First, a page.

Turbulence is a big problem — not just for airline passengers, but for physicists and mathematicians. The phenomenon of random, chaotic motion in a fluid is still really hard to describe mathematically. Physicists are still wrangling with problems like exactly how to predict the details of chaotic motion to how to predict when, and how quickly, a fluid flow will go from smooth and orderly to turbulent.
One of the lingering mysteries of turbulence is why, in fluids that only flow in two dimensions (picture the surface of a bubble), the many vortices tend to merge into larger ones. If you want a real-world example, check out Jupiter’s Great Red Spot; it’s a single large vortex that formed from the turbulent eddies of the gas giant’s upper atmosphere. A pair of new studies sheds a little light on the phenomenon.
Order emerges from chaos
The new studies offer some validation for an idea proposed by physicist and chemist Lars Onsager back in 1949. He was studying liquid helium, which has a cool property called superfluidity. Liquid helium and other superfluids have zero viscosity, or internal friction; in other words, the molecules in a superfluid don’t stick together.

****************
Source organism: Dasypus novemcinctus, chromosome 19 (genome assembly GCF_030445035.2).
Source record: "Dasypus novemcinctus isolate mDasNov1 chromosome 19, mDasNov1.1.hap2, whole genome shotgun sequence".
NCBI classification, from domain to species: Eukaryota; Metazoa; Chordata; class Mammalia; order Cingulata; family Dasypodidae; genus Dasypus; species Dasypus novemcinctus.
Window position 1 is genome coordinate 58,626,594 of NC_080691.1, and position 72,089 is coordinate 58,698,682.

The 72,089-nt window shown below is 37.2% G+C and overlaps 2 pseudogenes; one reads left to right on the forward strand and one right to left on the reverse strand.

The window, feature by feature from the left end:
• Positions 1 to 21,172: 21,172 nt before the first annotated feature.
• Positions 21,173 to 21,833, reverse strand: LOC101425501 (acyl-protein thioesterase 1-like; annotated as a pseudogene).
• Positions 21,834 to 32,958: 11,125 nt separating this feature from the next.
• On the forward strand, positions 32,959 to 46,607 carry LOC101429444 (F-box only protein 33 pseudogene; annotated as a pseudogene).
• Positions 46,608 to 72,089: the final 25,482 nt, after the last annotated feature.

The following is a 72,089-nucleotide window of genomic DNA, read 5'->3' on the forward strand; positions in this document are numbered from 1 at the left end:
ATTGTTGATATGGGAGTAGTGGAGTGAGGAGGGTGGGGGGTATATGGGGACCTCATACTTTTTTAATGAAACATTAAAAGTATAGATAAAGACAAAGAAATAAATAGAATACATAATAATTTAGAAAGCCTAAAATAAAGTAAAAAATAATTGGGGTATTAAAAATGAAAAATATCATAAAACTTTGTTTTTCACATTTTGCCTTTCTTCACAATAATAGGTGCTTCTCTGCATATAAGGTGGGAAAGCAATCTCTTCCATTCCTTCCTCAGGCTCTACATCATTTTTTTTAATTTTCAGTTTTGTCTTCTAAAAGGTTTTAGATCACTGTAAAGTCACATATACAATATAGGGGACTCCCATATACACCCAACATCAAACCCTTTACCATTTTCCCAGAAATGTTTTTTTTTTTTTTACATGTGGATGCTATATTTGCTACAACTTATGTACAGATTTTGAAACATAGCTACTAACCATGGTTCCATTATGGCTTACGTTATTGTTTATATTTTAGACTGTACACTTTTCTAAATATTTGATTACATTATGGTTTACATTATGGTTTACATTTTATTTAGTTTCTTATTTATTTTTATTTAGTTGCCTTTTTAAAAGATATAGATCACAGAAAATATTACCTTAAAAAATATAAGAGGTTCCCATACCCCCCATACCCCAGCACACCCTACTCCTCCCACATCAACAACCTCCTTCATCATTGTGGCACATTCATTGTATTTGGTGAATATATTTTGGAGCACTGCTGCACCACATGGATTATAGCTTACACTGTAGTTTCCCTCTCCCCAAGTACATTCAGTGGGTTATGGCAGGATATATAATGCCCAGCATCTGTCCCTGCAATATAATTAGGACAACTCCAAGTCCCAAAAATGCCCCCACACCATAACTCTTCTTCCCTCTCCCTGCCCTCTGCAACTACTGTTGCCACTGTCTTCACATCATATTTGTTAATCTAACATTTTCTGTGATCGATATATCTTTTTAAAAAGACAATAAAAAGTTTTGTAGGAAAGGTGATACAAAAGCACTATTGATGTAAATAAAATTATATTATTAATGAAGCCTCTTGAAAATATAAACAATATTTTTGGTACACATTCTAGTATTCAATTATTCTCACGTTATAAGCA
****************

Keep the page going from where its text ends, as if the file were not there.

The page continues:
In practice, this means that very viscous liquids (like honey, cake batter, or oil) seem thick and resist disturbances from stirring or sloshing. If you swirl a spoon around in a jar of honey, you can stir it, but you’re not going to be able to sit there and watch eddies and swirls in the honey after you take the spoon out. Because there’s so much friction between the molecules, the energy from the stirring dissipates quickly, and the honey settles back into sticky, smooth stillness. On the other hand, if you stir a jar of water, the water will keep swirling around for a while, because there’s less friction between its molecules — but there’s SOME friction, so eventually, the energy will dissipate and the water will settle down. But in a superfluid, like liquid helium, there’s NO friction between the molecules, so if you stir it, it will just keep on swirling, because there’s no friction to dissipate the energy as the molecules slide past each other.